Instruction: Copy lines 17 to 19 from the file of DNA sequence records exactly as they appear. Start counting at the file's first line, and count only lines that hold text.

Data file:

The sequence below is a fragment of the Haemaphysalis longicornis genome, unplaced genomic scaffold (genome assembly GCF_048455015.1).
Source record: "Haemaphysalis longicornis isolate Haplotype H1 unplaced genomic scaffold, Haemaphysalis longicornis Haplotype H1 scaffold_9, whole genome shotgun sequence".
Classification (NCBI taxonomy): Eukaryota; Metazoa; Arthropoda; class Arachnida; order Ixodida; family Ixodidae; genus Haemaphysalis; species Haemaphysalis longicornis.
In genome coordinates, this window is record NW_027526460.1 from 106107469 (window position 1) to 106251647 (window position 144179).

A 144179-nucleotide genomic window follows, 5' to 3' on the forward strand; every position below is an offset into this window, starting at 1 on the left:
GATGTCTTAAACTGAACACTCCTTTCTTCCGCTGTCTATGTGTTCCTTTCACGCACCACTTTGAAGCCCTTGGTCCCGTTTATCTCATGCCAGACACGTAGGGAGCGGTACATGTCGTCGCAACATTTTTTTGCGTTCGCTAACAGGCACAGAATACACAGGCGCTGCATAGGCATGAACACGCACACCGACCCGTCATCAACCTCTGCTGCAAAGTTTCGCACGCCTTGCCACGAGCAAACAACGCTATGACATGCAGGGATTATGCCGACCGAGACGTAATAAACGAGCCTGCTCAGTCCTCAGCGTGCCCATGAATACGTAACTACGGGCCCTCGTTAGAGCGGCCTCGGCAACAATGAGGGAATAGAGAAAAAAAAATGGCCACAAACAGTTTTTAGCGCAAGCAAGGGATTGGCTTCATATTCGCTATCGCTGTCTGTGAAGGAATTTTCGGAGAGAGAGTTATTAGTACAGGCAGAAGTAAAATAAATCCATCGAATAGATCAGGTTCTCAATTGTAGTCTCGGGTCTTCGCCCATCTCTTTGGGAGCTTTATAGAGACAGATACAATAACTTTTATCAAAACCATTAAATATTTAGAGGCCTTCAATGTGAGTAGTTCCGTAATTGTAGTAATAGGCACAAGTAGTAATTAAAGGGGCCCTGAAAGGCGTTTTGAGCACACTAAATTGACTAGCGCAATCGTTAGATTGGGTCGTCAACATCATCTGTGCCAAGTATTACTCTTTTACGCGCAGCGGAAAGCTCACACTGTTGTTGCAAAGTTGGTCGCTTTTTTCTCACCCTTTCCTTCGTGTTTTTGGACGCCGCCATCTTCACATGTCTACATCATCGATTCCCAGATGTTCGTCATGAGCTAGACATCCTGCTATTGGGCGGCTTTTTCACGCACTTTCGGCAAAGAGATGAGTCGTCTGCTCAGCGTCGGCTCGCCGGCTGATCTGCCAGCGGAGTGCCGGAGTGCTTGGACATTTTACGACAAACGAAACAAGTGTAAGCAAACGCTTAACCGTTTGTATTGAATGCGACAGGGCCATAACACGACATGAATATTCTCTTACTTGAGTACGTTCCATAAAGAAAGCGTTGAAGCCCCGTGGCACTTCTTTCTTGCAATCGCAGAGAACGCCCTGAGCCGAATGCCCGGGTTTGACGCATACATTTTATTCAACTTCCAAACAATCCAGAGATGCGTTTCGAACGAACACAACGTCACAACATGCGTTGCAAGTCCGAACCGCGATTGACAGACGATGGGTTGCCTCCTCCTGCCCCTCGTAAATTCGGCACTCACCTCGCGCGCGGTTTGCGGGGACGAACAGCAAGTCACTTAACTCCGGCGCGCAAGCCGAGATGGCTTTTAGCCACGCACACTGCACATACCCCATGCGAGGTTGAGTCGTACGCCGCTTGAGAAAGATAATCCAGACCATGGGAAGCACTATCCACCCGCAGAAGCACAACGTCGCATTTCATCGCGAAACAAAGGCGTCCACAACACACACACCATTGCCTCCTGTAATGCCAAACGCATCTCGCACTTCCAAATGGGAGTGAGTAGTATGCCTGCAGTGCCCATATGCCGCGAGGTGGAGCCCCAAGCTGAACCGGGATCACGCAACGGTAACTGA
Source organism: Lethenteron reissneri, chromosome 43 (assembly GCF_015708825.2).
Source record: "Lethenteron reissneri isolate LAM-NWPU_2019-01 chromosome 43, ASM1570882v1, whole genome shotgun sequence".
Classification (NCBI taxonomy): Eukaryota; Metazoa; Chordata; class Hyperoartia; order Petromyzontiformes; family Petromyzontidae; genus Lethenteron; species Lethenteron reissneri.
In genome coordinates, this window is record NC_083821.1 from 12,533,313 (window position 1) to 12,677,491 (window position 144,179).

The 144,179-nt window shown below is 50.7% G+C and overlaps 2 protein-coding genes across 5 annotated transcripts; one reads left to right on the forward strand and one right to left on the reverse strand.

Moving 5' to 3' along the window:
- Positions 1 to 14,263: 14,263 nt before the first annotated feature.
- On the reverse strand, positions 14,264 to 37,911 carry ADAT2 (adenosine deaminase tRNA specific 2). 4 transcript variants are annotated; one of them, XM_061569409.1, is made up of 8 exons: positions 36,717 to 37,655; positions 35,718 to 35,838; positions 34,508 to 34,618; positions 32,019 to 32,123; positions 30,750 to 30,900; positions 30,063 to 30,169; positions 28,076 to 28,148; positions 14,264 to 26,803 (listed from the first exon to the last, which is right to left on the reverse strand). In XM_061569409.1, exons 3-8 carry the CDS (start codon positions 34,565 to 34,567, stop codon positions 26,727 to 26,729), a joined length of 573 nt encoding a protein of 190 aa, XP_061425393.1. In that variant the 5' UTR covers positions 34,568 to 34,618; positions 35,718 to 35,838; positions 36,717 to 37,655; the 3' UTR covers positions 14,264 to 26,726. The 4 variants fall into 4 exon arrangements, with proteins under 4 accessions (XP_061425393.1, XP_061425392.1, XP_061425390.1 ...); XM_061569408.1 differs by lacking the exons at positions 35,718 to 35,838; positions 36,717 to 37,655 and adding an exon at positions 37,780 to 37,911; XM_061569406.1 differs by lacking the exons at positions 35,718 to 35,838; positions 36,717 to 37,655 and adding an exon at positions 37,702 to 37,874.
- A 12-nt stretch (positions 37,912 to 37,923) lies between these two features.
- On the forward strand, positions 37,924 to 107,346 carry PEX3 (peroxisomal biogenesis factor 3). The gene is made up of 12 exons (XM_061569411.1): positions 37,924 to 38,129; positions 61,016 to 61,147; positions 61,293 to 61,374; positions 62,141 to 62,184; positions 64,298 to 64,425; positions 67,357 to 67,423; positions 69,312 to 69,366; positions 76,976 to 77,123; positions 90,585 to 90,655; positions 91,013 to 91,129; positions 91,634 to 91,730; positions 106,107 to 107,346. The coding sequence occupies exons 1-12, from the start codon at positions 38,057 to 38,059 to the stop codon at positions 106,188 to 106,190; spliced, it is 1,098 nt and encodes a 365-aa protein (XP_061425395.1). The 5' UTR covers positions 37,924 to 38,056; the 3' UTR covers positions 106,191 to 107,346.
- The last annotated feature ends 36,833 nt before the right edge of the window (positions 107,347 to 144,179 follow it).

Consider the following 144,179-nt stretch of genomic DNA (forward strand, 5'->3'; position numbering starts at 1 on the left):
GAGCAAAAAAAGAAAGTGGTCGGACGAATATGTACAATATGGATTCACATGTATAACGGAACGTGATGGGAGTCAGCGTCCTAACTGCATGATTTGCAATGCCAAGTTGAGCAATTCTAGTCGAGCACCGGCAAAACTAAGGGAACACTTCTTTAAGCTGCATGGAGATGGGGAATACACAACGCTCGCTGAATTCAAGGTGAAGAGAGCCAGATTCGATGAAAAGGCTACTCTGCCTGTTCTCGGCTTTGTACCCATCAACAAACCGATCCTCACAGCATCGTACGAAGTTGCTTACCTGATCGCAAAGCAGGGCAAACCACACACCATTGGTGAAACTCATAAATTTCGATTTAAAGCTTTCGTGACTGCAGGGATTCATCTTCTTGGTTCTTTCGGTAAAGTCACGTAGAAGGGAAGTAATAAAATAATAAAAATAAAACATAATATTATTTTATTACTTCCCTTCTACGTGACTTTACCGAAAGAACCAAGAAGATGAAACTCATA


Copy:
- The last annotated feature ends 36,833 nt before the right edge of the window (positions 107,347 to 144,179 follow it).

Consider the following 144,179-nt stretch of genomic DNA (forward strand, 5'->3'; position numbering starts at 1 on the left):
GAGCAAAAAAAGAAAGTGGTCGGACGAATATGTACAATATGGATTCACATGTATAACGGAACGTGATGGGAGTCAGCGTCCTAACTGCATGATTTGCAATGCCAAGTTGAGCAATTCTAGTCGAGCACCGGCAAAACTAAGGGAACACTTCTTTAAGCTGCATGGAGATGGGGAATACACAACGCTCGCTGAATTCAAGGTGAAGAGAGCCAGATTCGATGAAAAGGCTACTCTGCCTGTTCTCGGCTTTGTACCCATCAACAAACCGATCCTCACAGCATCGTACGAAGTTGCTTACCTGATCGCAAAGCAGGGCAAACCACACACCATTGGTGAAACTCATAAATTTCGATTTAAAGCTTTCGTGACTGCAGGGATTCATCTTCTTGGTTCTTTCGGTAAAGTCACGTAGAAGGGAAGTAATAAAATAATAAAAATAAAACATAATATTATTTTATTACTTCCCTTCTACGTGACTTTACCGAAAGAACCAAGAAGATGAAACTCATA